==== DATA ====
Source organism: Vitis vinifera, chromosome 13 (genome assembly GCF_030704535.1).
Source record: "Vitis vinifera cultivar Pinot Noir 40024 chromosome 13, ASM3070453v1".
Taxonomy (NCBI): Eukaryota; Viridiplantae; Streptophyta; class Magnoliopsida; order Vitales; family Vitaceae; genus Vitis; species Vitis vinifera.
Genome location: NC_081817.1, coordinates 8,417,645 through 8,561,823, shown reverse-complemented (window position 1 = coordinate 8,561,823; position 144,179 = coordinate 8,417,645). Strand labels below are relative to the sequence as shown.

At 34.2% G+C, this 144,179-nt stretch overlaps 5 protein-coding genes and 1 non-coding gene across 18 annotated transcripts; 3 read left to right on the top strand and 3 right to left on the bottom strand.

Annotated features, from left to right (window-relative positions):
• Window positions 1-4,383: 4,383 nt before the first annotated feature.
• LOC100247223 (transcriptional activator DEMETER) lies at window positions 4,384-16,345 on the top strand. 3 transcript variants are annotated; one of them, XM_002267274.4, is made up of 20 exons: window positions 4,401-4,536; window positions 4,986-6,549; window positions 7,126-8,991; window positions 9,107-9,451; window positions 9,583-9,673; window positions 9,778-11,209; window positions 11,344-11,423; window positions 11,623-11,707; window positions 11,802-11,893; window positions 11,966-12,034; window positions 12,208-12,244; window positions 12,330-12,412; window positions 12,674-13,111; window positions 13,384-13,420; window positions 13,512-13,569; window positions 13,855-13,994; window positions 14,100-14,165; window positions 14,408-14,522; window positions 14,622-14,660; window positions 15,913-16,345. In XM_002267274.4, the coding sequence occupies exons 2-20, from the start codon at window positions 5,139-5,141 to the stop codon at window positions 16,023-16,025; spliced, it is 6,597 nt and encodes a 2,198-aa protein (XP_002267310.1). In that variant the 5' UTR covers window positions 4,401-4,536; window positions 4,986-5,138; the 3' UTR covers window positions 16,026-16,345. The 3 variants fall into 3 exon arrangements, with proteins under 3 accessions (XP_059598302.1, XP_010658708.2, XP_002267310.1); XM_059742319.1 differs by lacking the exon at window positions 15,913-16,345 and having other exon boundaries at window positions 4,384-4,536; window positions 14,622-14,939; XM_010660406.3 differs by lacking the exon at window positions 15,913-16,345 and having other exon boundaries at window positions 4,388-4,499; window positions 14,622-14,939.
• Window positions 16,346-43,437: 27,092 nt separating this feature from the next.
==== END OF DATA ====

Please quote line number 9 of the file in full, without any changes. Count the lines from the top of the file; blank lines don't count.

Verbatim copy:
• Window positions 16,346-43,437: 27,092 nt separating this feature from the next.